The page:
Keeping costs in check is going to be tricky in a year of hikes and cuts, predicts David Chapple, event director at the Business Travel and Meetings Show, held at Earls Court, London on February 8 and 9.
2011 is already being slated as the year of cost cutting and price hikes. Business travel crystal ball owners are predicting that, this year, budgets will remain tight even though passenger and trip numbers will gently increase. Balancing that is a hard task for business travel buyers at the best of times, but throw in the fact that everywhere you look costs are rising, and rising fast, suddenly it becomes a very unenviable challenge.
In addition to tax rises, increasing hotel rates and fuel prices, airline consolidation and Government cost cutting, a BTMS survey of the corporate travel industry has also found that buyers are worried about additional cost pressures threatened by some airlines through continued unbundling and the introduction of new distribution channels.
Driven by their own desire to cut costs and save money, carriers like American Airlines are planning to bypass TMCs and GDSs with direct connect offerings. By cutting out the middle man they will, of course, make savings. But the big concern is for the rising costs (and increased complexities) that will be passed on to corporate travel buyers as a result.
The Institute of Travel and Meetings (ITM) has already reinforced its belief that it is “imperative that buyers have access to all the content, all the time, in their chosen GDS”. The association has also stated that it feels the industry should be “working towards the streamlining of content access, not creating scenarios which result in increased fragmentation and added complexity for the travel buyer across booking tools, data and payment. Fragmentation creates inefficiency, undermines adherence to our members' corporate policies and destroys the credibility of their travel programmes.”
So what’s a buyer to do when faced with rising costs from all sides? With regards to direct connect, the best solution is to contact your trade associations and support their efforts to speak up on your behalf. A lone voice often goes unheard, and this is where the likes of ITM and NBTA Europe have already shown their worth by presenting a collective argument. And, as they say, strength lies in numbers.
When it comes to higher taxes, airfares and hotel rates, however, unless you’re holding the purse strings to a multi million pound travel budget, the average booker, buyer and arranger has little influence. You do, of course, have a choice over whether to pay the costs – you can always downgrade passengers from business to economy, from five star hotel rooms to four. But that’s probably about as good as it gets when it comes to reigning in direct costs.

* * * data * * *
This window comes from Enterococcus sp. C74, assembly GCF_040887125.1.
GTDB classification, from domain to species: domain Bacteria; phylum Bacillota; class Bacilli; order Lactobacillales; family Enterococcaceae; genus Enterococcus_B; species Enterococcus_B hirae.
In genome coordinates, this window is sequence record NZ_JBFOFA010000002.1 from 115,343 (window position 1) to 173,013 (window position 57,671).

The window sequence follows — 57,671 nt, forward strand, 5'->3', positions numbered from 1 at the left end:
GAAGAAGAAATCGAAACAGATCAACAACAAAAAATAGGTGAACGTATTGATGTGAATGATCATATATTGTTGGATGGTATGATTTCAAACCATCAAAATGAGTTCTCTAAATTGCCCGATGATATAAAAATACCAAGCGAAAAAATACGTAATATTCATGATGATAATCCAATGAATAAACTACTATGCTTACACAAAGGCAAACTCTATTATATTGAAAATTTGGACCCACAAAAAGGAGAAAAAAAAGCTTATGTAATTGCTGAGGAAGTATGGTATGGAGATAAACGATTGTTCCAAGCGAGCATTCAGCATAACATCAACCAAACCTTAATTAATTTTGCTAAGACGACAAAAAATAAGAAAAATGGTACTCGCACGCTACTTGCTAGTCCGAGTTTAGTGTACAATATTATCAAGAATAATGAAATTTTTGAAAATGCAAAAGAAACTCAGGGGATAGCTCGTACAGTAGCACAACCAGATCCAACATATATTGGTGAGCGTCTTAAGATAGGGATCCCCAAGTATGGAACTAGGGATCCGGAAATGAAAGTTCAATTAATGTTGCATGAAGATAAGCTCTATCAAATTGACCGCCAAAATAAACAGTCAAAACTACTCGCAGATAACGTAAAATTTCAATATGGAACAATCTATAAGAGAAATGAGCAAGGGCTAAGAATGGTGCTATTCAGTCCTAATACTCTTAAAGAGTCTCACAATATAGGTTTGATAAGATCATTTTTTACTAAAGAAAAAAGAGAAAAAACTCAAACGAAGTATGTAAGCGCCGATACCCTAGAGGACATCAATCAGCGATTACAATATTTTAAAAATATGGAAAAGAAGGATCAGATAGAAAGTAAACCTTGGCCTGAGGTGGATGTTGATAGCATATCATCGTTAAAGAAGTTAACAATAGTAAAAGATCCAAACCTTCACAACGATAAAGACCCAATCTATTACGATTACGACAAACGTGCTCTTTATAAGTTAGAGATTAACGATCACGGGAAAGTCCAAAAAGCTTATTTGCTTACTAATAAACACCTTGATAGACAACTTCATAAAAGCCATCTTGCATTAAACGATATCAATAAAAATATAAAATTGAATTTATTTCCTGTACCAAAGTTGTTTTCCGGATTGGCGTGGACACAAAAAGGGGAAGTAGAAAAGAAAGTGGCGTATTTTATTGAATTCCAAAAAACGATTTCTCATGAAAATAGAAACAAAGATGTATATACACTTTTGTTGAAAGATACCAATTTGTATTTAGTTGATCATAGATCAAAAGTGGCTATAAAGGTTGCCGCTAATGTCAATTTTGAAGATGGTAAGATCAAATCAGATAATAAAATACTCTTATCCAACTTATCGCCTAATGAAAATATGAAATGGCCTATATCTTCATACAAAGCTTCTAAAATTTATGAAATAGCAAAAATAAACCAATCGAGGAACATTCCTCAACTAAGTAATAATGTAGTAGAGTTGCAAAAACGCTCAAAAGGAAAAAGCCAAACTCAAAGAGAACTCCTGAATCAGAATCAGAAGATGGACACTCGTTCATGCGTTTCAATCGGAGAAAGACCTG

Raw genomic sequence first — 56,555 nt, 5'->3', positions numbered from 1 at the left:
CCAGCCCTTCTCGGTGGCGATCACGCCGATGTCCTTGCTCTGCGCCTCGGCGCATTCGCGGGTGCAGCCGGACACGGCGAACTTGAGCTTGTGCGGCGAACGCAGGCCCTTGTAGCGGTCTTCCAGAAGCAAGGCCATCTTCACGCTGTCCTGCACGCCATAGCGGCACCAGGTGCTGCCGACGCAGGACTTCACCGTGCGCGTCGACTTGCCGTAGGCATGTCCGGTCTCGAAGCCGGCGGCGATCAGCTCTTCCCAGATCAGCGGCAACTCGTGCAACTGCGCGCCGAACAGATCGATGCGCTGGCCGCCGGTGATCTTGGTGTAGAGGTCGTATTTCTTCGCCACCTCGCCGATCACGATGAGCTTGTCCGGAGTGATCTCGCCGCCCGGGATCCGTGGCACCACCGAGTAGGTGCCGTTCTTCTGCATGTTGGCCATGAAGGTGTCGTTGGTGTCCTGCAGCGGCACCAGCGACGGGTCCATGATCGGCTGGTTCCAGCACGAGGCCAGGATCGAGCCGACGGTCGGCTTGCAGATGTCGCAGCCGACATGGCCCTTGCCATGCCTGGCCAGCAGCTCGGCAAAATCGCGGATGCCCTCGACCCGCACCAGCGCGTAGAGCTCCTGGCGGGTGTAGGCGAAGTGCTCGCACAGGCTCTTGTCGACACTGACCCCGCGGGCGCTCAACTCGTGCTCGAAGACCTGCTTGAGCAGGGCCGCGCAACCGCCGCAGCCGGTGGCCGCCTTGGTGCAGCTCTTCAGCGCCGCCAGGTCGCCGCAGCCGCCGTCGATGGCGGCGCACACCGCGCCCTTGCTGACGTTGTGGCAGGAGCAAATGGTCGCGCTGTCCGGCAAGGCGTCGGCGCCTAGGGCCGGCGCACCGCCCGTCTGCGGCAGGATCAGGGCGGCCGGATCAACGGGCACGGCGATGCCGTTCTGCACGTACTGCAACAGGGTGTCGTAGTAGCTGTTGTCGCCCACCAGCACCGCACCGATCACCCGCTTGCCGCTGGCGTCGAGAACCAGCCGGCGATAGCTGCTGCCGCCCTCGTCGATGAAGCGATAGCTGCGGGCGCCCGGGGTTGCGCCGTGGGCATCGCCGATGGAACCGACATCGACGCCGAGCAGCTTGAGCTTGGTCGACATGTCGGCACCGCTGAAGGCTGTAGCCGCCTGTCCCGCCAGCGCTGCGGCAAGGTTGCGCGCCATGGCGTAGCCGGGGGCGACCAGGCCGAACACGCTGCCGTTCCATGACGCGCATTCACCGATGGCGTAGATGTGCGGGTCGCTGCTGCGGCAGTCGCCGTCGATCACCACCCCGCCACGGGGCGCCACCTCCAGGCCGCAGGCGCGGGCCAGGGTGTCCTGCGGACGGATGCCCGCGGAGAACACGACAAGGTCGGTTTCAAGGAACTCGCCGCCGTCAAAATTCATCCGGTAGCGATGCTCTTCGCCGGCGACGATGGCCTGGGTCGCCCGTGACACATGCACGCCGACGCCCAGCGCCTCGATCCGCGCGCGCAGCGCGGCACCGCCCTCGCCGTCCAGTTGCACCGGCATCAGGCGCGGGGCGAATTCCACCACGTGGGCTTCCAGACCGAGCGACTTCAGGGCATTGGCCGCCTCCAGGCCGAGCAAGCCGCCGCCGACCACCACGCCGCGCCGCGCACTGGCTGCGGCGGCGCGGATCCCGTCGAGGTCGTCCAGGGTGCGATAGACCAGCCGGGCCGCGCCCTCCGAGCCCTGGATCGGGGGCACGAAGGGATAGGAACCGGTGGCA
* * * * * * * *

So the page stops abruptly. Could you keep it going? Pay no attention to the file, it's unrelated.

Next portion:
Which is why – for what it’s worth – my advice is to stop focusing so much on direct costs and spend more energy identifying and managing the indirect ones. These are, thankfully, infinitely more controllable and slashing indirect costs saves time, which saves money. The smart buyers have been doing this for a while now – introducing better policies and better compliance. But it may also be worth asking yourself how much time it’s taking to book your travel. Could your time be better spent on other things? Could you be booking more efficiently? How arduous is your expenses software? Shouldn’t your sales team be spending time generating revenue rather than rifling through receipts. Do you use self booking tools? TMCs charge lower transaction fees to companies who invest in self booking tools.
At the Business Travel and Meetings Show we have always focused on helping buyers save time and money. It’s our USP. On February 8 and 9 there will be around 200 world-class business travel and meetings suppliers in Earls Court waiting to do business with you. To help you save time and money. There will also be 6,000 like-minded industry professionals there for a spot of informal networking. And there’ll be Europe’s leading corporate travel conference programme, with 26 cutting edge sessions open to you to attend for free. Three that I think you’ll find particularly useful in helping you keep costs in check in 2011 are ‘Unlocking Savings in Unmanaged Direct Travel Costs’, ‘Overcoming the Challenges of Managing Unbundled Fees’ and ‘Controlling Business Travel Costs in the Aftermath of an Economic Downturn – from no spend to smarter spend!’
To register for a free visitor pass and Business Travel & Meetings Show conference sessions, please visit www.businesstravelshow.com